Archive for Craik

Nolting headed to N.J. to play NCAA lacrosse

Charly Nolting, pictured here at left, has accepted an offer to play for Drew University’s women’s field lacrosse team this fall.

By Joel van der Veen

CRAIK —  Charly Nolting’s next stop is more than 3,000 kilometres away.

This August, the 19-year-old Craik resident will move to Madison, N.J., to attend Drew University and play for the Rangers women’s lacrosse team.

She said the move is worth it to be able to keep playing the sport she loves, now at the NCAA level.

“If I was to stay here, I’d be done sports completely,” she said Thursday.

Though lacrosse is growing in popularity in this province, Nolting said women currently have few options for continuing to play past the high school level.

Charly is the daughter of Jason and Shanna Nolting of Craik, the oldest of their three children.

She graduated from Grade 12 last year, and is currently working as a summer student for the Town of Davidson.

Charly started playing lacrosse in Moose Jaw when she was 12 years old, beginning at the novice level, and continuing all through high school.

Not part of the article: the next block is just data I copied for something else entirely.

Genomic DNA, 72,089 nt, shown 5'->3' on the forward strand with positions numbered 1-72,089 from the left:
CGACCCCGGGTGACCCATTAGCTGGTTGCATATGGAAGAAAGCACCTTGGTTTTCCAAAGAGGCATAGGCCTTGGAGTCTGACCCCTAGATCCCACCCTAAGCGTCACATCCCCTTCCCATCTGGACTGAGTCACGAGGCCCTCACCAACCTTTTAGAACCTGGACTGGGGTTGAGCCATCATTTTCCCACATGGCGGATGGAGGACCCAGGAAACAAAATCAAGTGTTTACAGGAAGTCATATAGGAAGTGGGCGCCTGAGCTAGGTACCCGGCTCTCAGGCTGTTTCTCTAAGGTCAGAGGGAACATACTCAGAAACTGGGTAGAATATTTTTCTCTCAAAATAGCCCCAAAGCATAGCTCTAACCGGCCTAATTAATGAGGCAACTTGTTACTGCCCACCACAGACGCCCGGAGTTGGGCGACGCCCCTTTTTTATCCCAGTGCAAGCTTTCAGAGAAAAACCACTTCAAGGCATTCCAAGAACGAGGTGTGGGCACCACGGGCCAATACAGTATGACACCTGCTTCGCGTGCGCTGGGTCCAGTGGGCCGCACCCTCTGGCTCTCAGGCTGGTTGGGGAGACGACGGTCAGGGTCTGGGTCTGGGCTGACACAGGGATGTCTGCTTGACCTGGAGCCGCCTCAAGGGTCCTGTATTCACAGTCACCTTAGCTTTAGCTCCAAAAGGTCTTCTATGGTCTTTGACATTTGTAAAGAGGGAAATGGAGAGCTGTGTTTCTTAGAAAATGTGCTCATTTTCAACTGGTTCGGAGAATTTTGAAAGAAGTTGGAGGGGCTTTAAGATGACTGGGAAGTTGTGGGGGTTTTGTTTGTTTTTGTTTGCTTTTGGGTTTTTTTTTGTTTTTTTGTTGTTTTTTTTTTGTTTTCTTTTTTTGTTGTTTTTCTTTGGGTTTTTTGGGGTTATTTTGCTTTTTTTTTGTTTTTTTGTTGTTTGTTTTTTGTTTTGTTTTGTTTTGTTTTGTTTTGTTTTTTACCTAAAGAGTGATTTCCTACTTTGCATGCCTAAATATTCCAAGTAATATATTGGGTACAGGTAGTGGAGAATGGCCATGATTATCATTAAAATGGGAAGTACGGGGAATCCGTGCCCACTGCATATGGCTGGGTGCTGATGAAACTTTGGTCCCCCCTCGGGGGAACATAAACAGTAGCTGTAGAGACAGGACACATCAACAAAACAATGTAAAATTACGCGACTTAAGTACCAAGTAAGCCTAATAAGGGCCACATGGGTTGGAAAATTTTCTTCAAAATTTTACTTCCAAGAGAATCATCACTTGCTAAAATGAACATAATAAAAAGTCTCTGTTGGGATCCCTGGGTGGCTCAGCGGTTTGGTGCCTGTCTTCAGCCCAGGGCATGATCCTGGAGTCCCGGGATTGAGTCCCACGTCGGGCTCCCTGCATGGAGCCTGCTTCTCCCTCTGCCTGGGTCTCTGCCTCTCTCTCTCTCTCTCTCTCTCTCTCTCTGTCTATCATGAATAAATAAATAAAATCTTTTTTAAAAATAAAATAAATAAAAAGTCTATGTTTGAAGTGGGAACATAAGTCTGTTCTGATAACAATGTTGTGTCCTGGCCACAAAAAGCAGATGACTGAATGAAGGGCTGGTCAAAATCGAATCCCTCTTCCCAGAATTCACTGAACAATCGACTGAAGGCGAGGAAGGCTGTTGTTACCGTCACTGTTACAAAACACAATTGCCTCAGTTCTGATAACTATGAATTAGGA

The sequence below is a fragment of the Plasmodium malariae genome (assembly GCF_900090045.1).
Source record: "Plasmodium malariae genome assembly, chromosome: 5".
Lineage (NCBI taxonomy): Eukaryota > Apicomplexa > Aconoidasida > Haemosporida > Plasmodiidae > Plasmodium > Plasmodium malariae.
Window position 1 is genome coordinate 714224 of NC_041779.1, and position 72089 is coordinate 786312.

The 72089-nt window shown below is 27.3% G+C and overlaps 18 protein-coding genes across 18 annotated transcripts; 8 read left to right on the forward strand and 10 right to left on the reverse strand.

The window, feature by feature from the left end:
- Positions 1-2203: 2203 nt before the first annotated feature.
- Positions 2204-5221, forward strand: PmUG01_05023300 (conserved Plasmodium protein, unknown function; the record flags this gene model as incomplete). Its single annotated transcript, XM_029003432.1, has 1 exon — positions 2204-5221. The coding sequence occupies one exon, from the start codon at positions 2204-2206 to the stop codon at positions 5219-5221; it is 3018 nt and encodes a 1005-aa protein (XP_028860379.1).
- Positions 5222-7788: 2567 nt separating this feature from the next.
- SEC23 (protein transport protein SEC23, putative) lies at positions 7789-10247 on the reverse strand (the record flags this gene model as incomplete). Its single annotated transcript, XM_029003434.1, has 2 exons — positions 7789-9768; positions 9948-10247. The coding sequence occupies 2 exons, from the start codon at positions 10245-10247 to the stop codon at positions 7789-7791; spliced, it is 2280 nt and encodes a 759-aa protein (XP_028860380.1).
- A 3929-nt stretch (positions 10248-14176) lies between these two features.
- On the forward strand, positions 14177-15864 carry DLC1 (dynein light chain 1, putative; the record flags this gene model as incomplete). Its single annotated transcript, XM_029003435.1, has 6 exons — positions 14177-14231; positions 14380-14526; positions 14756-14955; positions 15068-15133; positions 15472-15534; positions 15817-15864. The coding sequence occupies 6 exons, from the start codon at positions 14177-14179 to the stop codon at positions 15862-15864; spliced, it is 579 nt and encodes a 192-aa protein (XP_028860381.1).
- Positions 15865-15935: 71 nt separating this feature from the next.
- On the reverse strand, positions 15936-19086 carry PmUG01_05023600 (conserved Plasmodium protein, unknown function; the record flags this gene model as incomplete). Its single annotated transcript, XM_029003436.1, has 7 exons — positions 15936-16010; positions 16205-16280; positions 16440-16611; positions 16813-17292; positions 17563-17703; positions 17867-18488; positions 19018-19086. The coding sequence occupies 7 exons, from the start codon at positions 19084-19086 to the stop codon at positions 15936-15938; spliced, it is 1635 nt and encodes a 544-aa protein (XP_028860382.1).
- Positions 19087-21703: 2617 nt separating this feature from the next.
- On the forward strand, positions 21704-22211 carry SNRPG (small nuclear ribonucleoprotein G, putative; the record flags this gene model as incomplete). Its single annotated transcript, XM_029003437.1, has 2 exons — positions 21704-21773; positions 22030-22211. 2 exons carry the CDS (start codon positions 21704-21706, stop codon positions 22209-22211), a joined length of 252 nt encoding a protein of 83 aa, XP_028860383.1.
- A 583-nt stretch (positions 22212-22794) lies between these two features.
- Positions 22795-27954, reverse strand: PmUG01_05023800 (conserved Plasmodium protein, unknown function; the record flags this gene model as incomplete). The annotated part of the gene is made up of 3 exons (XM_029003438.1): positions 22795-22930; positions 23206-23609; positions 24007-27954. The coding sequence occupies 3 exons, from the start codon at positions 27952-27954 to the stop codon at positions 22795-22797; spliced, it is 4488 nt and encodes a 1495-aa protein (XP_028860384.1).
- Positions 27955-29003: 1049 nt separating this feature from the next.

In 2015, she was named the Saskatchewan Lacrosse Association’s female athlete of the year.

Last year, she and her teammates on the Moose Jaw Midget Mustangs won tournaments in Lethbridge and Calgary, along with both the league and provincial titles in box (indoor) lacrosse.

For the last two years, Charly also played on the female ELEV8 elite field lacrosse team based in Calgary. She and her mother travelled from Craik to Calgary each weekend for the first year.

The following year, she lived in Red Deer with her aunt and uncle and commuted from there. She also took part in the ELEV8 winter training camp, held at the city’s Olympic Stadium.

For the full story, please see the July 17 edition of The Davidson Leader or call 306-567-2047 to subscribe today.


Guests travel through time at Prairie Pioneer Museum

Kevin Chambers tries his hand at writing with a quill pen while Christel Keiser provides instructions at the Prairie Pioneer Museum in Craik on July 9. Chambers was visiting from Simcoe, Ont., with other relatives; his mother, Maurie Mayer, is the niece of John Ackland of Craik.

By Joel van der Veen

CRAIK — Dip the pen into the inkwell, let the excess ink run off, and don’t press too hard.

As guests made their way through the schoolroom at the Prairie Pioneer Museum, Christel Keiser invited them to try writing their name with a quill pen, offering gentle instructions to each one.

It’s a delicate art, and some mastered it more quickly than others.

It was all part of a trip through time for visitors on a sunny Sunday afternoon.